Tuesday, February 22, 2011

Nourishing Traditions

At Momzoo's suggestion, I picked up a copy of the book Nourishing Traditions by Sally Fallon.

 I had read two of Michael Pollan's books (The Omnivore's Dilemma and In Defense of Food) and thoroughly enjoyed them.

When I first started reading, some of the assertions seemed a bit "out there" for me.  Everyone knows that saturated fat is bad for you, right?  And of course eggs have a lot of cholesterol and aren't great for you, why would I think otherwise?

But as I read on I found my notions of the past slipping away as Fallon started to make more and more sense.  Even though I'm on WW (again for the umpteenth time), I've started to incorporate key points from the book into my diet.  Wouldn't you know it, I've actually started to lose weight.  I've been eating butter, drinking whole, non-homogenized milk, and having whole yogurt as a treat.  The last one's quite a big deal because I hate yogurt.  But once I discovered Greek yogurt and raw honey, I was hooked.

In my state, it's illegal to buy raw milk.  I still haven't decided what I'm going to do about that.  It is technically legal to be part of a CSA, buy a portion of a cow, then get milk that is technically yours.  Either way, I've been making sure that our milk comes from pastured cows, and that it's not ultrapasteurized.

In March, *B* and I will be getting half of a cow.  I forget that living in a semi-rural county, there are still people who raise their own cows and sell them by themselves.  I was talking to my mom about sustainable food and meat in particular.  There is a place down the road that prides itself on grass fed meat.  For a cow, it was $3.50 a pound, and that was pre-slaughter weight.  My mom mentioned it to people she works with, and a woman said she raises cows at her house and sells them for $1.80 a pound.  This cow is most likely no different than the other - no hormones or antibiotics, grass-fed, in a relatively small herd.  So my mom will get half and we will get the other half.  The cow will be butchered less than a mile from our house by the family of someone who I grew up with.  How much more sustainable can we get?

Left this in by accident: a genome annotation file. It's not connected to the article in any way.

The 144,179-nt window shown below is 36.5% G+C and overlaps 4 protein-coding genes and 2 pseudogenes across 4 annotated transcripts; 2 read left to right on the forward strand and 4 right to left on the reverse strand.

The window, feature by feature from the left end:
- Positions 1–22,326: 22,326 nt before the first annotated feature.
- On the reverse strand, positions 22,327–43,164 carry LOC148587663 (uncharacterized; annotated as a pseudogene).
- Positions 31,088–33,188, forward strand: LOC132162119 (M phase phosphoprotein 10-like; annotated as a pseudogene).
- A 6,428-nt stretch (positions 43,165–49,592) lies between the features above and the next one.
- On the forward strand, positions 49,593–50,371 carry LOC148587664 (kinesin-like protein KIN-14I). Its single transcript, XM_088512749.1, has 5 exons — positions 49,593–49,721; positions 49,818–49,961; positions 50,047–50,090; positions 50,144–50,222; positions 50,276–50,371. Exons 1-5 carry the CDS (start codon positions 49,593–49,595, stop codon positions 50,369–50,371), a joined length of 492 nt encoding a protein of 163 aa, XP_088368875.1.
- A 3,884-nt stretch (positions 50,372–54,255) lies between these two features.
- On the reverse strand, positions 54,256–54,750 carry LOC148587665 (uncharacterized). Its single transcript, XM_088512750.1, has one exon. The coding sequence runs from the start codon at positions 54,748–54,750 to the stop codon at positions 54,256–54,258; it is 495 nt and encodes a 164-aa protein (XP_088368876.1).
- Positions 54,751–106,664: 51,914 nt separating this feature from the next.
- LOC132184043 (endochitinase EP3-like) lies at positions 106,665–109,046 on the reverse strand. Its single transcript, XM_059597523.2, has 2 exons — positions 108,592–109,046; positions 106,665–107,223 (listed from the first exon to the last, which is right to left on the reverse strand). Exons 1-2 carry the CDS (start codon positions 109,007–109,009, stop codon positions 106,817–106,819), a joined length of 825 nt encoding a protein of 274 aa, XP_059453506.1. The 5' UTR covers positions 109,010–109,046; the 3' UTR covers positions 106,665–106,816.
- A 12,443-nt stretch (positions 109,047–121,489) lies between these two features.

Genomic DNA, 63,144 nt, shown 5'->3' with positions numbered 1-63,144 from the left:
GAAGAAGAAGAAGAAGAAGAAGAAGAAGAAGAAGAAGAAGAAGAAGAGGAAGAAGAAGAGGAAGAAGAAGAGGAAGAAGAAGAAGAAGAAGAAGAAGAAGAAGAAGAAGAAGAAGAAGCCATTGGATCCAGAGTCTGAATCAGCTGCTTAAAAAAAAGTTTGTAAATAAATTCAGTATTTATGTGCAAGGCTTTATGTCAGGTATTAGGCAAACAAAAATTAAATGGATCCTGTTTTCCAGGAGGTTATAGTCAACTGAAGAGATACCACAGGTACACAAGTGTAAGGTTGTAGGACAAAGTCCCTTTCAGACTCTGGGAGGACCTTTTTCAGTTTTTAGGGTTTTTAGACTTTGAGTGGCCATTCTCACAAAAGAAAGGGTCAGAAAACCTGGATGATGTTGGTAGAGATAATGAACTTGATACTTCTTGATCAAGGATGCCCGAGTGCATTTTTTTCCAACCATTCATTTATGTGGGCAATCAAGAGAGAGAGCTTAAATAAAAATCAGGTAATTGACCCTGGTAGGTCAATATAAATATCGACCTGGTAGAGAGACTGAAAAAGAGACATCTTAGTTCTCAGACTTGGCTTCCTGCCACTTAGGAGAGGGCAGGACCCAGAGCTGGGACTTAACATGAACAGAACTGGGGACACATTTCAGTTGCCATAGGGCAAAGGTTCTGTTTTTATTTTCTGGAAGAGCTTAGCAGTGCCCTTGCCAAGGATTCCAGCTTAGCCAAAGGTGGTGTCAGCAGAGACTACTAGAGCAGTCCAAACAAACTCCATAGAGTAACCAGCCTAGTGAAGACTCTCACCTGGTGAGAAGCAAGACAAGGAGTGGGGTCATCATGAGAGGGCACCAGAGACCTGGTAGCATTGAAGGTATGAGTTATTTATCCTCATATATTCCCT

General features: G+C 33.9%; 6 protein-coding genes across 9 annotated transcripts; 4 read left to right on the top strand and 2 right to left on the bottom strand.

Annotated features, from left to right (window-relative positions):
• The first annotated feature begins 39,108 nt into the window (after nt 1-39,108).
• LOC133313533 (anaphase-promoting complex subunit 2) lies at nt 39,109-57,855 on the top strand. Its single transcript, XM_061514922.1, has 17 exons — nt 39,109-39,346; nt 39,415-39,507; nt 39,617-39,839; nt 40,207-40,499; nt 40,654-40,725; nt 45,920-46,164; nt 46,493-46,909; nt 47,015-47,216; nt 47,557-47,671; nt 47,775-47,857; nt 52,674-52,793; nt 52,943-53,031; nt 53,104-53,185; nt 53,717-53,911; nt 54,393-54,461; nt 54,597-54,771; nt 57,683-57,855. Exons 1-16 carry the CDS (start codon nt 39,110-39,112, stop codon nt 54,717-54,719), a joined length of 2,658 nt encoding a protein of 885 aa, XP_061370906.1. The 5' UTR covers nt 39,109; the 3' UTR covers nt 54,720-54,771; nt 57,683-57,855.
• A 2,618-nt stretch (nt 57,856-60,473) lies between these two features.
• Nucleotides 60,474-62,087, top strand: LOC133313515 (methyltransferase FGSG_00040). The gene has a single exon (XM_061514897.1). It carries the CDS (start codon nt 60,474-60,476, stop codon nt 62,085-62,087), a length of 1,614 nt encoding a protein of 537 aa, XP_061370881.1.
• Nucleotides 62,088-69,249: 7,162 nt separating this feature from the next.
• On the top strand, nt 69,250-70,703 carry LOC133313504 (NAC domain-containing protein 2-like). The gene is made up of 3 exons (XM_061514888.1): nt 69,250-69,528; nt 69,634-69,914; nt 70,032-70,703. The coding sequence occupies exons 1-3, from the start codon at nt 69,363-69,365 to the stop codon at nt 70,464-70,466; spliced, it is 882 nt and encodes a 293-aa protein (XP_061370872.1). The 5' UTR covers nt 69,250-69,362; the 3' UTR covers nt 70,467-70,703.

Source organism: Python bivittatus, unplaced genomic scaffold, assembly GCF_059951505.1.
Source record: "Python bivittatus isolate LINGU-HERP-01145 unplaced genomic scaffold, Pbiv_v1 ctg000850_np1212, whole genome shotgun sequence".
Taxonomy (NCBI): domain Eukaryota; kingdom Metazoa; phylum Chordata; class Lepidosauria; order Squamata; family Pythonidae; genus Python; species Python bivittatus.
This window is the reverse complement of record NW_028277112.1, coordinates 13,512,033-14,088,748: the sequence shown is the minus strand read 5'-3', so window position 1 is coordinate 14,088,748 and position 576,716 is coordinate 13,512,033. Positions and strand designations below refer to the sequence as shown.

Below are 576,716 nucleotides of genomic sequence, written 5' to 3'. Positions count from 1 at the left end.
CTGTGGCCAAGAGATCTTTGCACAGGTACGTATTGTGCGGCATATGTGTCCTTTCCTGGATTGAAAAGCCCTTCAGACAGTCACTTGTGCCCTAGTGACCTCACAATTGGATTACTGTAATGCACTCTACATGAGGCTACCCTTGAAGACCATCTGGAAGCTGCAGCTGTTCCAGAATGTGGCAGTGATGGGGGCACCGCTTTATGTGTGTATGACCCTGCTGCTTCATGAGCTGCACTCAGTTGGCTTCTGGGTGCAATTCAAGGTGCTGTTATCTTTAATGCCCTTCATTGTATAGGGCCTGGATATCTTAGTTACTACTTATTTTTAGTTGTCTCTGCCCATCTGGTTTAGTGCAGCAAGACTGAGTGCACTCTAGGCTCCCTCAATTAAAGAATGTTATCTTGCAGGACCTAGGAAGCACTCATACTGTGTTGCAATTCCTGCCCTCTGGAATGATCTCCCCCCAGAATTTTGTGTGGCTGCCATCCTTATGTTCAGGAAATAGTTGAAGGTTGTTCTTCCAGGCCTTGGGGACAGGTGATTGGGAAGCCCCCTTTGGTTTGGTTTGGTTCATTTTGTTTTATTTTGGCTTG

We're looking forward to putting our garden in this year.  We were very optimistic as we've had 60 degree weather last week.  I woke up today with a two hour school delay - it snowed over an inch last night.  So it looks like the garden is put off for just a little while longer.  If I'm lucky, and I can keep the cats out, I can start some of the earliest seeds inside here shortly.

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